‘Well, Forest, stupid is as stupid does’
Today's column is titled “Morons: Why So Many?” Now, don't get all offended -- we each have our moron moments. I know I do. (For the sake of brevity, I won't address my own stupidity today, except to say that it is occasionally stunning.)
Example 1: I subscribe to The Wall Street Journal (as well as The Herald-Sun). I went on spring break last week, and canceled the WSJ during that time. When I got home Tuesday, my neighbor brought my mail along with a pile of newspapers that had been delivered every day while I was away. I called to tell them they messed up: No problem, you’ll get full credit.
Wednesday, I walk to the curb -- no paper. Hmmm. I called to tell them they messed up: Oh, dear, so sorry, there’s a substitute carrier over there. You’ll get your paper tomorrow.
Thursday morning -- no paper. I'm getting a little crabby at this point. I call to say they messed up again. Yes, ma’am, I'm calling the carrier this minute. You’ll definitely have your paper tomorrow.
Friday morning comes and – I’m not making this up – no paper. Now, I am irate. I call to say they messed up AGAIN: Oh, I’m so sorry, I promise we’ll have one out to you as soon as possible. It’s delivered at 4 p.m. There’s no “news” at 4 p.m.; all you get at 4 p.m. is “used.” I tell them I really, really, really want the Saturday paper ... really!
Saturday arrives ... no freakin’ paper. The offices are closed, but I call anyway, and leave a slightly cranky, “DELIVER MY PAPER OR DIE!” kind of message. I also say I want the entire month of April free; I deserve some perks for this impending stroke.
When I get no paper on Monday, I call the WSJ lady and demand her name and home address. I threaten to put all the newspapers I received during my vacation (when I did NOT want them) on her front lawn and set them on fire if I don’t get my paper Tuesday ... plus, a free month … and a private jet to Aruba! They fold ... well, except for the jet.
Example 2: Every day on my way to school, I must drive part of the way on High School Road, a two-lane road where the traffic is just mind-numbing, and then it gets worse because everyone slows way down immediately before the turnoff to school, because so many are bringing their kids to school. (Why? These are high-schoolers, people! Why are you schlepping them to school? Why not give them a chance to bellow at their own children one day about how far they walked to school?!)
Then, the town developers (motto: Beautiful trees – what’s the point?) began building another neighborhood on this road, which made the drive even more insane, sporadic and muddy. Subsequently, they decided to put a light at the intersection of the school entrance. A wise thing to do, wouldn’t you think? But, instead of putting in a right-turn lane for those wanting to enter the school driveway, they put in a bike lane. Huh?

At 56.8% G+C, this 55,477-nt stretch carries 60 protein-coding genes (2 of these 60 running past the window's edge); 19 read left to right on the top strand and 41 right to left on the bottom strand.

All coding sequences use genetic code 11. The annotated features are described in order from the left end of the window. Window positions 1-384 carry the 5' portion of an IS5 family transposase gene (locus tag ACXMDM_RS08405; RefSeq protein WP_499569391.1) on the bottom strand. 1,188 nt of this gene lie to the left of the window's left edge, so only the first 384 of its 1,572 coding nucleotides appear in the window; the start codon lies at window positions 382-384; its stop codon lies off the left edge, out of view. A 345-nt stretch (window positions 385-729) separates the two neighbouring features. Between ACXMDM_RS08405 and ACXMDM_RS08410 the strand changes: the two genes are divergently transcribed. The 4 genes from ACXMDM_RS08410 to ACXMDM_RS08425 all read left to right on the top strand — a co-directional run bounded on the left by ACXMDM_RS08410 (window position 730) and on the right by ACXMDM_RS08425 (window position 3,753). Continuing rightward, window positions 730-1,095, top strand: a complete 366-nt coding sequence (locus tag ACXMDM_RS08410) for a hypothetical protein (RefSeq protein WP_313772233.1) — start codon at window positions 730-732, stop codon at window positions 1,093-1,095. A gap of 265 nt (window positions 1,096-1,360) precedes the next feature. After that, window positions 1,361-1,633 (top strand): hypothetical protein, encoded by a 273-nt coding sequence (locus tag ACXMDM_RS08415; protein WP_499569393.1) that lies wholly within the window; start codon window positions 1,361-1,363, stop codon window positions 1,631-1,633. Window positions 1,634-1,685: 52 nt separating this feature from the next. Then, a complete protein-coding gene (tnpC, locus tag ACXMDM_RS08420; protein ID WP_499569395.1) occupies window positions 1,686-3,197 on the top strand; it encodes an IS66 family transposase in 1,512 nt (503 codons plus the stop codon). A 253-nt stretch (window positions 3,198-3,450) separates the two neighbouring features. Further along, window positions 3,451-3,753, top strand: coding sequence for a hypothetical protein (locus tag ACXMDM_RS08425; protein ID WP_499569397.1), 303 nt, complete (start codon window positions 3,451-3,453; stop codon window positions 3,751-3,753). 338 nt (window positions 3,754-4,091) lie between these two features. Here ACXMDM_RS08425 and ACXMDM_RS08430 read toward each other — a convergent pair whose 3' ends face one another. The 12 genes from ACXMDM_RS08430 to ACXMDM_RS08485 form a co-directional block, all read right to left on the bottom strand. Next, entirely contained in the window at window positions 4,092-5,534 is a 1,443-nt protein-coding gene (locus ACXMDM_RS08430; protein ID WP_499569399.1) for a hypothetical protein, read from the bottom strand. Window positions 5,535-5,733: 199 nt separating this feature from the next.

Yep, it’s a nice wide lane, but there’s a solid white line that you’re not supposed to cross. At first, I expected folks to ignore the moronic line and use it as a right-turn lane, thinking “people aren’t that stupid” (many years of evidence to the contrary) and some did ignore it … maybe five. The rest just move like cows through the new light, which, itself, has slowed things considerably.
So, rather than helping, again the city has devised a new way to corral and torture its drivers. The slow-down used to be five or six cars long. Now, it’s at least 12 to 15. Thank you, town fathers, for your wise -- and constant -- intervention!
Example 3: My doctor prescribed a sleep aid for me in mid-April. (I stay up most nights worrying about the growing moron problem.) I went to get it filled. The pharmacist said the insurance company would only pay for 15 pills (the scrip was for 30) and they wouldn’t even pay for that until they received “prior authorization.”
I was perplexed. “Prior authorization from whom?”
“From your doctor.”
“But, my doctor’s the one who wrote the prescription. Wouldn’t that sort of count as prior authorization?”
(The poor man, so sick of explaining the inexplicable about insurance, almost laid his head on the counter at this point.) “What they really want is for the doctor to call and tell them why she prescribed this medicine instead of a cheaper one, or the generic.
“Is there a generic?”
“No.” We stared at one another, united in our mutual disgust -- and defeat.
I still don’t have my prescription, and the pharmacist has disappeared. No one’s seen him in weeks. … I bet he’s stuck on High School Road.
Vicki Wentz is a local writer, teacher and speaker. Readers may contact her at firstname.lastname@example.org, or by visiting her website at www.vickiwentz.com.